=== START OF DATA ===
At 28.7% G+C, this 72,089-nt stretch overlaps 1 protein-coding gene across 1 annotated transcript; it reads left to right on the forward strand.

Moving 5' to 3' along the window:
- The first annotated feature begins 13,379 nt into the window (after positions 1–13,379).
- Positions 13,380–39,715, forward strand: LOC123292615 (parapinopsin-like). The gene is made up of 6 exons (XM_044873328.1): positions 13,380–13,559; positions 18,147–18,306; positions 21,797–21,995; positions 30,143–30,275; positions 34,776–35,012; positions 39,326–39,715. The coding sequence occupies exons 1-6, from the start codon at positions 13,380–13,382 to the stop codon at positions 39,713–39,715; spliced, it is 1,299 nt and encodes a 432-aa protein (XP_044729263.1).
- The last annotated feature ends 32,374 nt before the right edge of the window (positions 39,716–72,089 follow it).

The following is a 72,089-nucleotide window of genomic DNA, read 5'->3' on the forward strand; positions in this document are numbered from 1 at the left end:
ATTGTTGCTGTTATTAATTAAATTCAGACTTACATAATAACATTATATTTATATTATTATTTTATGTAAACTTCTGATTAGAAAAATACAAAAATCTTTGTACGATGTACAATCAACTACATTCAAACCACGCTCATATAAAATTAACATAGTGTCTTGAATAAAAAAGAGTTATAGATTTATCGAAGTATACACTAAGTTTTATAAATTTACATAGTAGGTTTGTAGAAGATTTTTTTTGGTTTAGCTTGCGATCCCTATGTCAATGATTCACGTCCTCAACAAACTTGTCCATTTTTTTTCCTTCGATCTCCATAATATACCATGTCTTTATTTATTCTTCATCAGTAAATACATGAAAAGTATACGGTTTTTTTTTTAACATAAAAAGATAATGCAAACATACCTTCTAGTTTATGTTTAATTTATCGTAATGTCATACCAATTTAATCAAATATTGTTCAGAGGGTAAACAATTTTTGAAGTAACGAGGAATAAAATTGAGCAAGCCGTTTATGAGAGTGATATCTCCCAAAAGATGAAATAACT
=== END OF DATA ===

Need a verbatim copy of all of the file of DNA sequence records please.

At 28.7% G+C, this 72,089-nt stretch overlaps 1 protein-coding gene across 1 annotated transcript; it reads left to right on the forward strand.

Moving 5' to 3' along the window:
- The first annotated feature begins 13,379 nt into the window (after positions 1–13,379).
- Positions 13,380–39,715, forward strand: LOC123292615 (parapinopsin-like). The gene is made up of 6 exons (XM_044873328.1): positions 13,380–13,559; positions 18,147–18,306; positions 21,797–21,995; positions 30,143–30,275; positions 34,776–35,012; positions 39,326–39,715. The coding sequence occupies exons 1-6, from the start codon at positions 13,380–13,382 to the stop codon at positions 39,713–39,715; spliced, it is 1,299 nt and encodes a 432-aa protein (XP_044729263.1).
- The last annotated feature ends 32,374 nt before the right edge of the window (positions 39,716–72,089 follow it).

The following is a 72,089-nucleotide window of genomic DNA, read 5'->3' on the forward strand; positions in this document are numbered from 1 at the left end:
ATTGTTGCTGTTATTAATTAAATTCAGACTTACATAATAACATTATATTTATATTATTATTTTATGTAAACTTCTGATTAGAAAAATACAAAAATCTTTGTACGATGTACAATCAACTACATTCAAACCACGCTCATATAAAATTAACATAGTGTCTTGAATAAAAAAGAGTTATAGATTTATCGAAGTATACACTAAGTTTTATAAATTTACATAGTAGGTTTGTAGAAGATTTTTTTTGGTTTAGCTTGCGATCCCTATGTCAATGATTCACGTCCTCAACAAACTTGTCCATTTTTTTTCCTTCGATCTCCATAATATACCATGTCTTTATTTATTCTTCATCAGTAAATACATGAAAAGTATACGGTTTTTTTTTTAACATAAAAAGATAATGCAAACATACCTTCTAGTTTATGTTTAATTTATCGTAATGTCATACCAATTTAATCAAATATTGTTCAGAGGGTAAACAATTTTTGAAGTAACGAGGAATAAAATTGAGCAAGCCGTTTATGAGAGTGATATCTCCCAAAAGATGAAATAACT